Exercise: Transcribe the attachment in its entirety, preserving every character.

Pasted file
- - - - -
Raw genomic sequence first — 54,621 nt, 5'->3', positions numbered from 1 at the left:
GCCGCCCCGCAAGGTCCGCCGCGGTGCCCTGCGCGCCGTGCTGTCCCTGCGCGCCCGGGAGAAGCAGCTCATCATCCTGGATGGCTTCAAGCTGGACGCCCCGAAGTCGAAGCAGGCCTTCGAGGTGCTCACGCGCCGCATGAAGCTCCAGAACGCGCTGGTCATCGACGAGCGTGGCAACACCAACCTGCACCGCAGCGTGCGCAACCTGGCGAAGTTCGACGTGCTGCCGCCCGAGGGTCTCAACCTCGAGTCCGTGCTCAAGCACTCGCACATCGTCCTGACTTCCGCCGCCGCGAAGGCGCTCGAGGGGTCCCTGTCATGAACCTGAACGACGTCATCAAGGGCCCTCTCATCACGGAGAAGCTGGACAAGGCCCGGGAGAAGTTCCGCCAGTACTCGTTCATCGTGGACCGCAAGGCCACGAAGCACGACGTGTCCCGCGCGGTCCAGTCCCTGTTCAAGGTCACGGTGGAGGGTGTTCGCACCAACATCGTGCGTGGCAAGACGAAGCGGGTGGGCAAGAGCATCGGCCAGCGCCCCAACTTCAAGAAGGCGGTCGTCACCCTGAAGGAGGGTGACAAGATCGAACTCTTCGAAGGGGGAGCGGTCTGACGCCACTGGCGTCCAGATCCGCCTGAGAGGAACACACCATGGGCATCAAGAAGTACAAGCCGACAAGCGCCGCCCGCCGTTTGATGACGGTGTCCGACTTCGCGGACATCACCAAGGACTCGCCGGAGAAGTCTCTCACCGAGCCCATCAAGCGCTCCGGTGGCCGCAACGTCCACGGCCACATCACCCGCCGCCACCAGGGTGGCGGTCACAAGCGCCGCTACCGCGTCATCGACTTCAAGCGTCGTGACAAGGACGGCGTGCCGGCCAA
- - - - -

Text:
Raw genomic sequence first — 54,621 nt, 5'->3', positions numbered from 1 at the left:
GCCGCCCCGCAAGGTCCGCCGCGGTGCCCTGCGCGCCGTGCTGTCCCTGCGCGCCCGGGAGAAGCAGCTCATCATCCTGGATGGCTTCAAGCTGGACGCCCCGAAGTCGAAGCAGGCCTTCGAGGTGCTCACGCGCCGCATGAAGCTCCAGAACGCGCTGGTCATCGACGAGCGTGGCAACACCAACCTGCACCGCAGCGTGCGCAACCTGGCGAAGTTCGACGTGCTGCCGCCCGAGGGTCTCAACCTCGAGTCCGTGCTCAAGCACTCGCACATCGTCCTGACTTCCGCCGCCGCGAAGGCGCTCGAGGGGTCCCTGTCATGAACCTGAACGACGTCATCAAGGGCCCTCTCATCACGGAGAAGCTGGACAAGGCCCGGGAGAAGTTCCGCCAGTACTCGTTCATCGTGGACCGCAAGGCCACGAAGCACGACGTGTCCCGCGCGGTCCAGTCCCTGTTCAAGGTCACGGTGGAGGGTGTTCGCACCAACATCGTGCGTGGCAAGACGAAGCGGGTGGGCAAGAGCATCGGCCAGCGCCCCAACTTCAAGAAGGCGGTCGTCACCCTGAAGGAGGGTGACAAGATCGAACTCTTCGAAGGGGGAGCGGTCTGACGCCACTGGCGTCCAGATCCGCCTGAGAGGAACACACCATGGGCATCAAGAAGTACAAGCCGACAAGCGCCGCCCGCCGTTTGATGACGGTGTCCGACTTCGCGGACATCACCAAGGACTCGCCGGAGAAGTCTCTCACCGAGCCCATCAAGCGCTCCGGTGGCCGCAACGTCCACGGCCACATCACCCGCCGCCACCAGGGTGGCGGTCACAAGCGCCGCTACCGCGTCATCGACTTCAAGCGTCGTGACAAGGACGGCGTGCCGGCCAA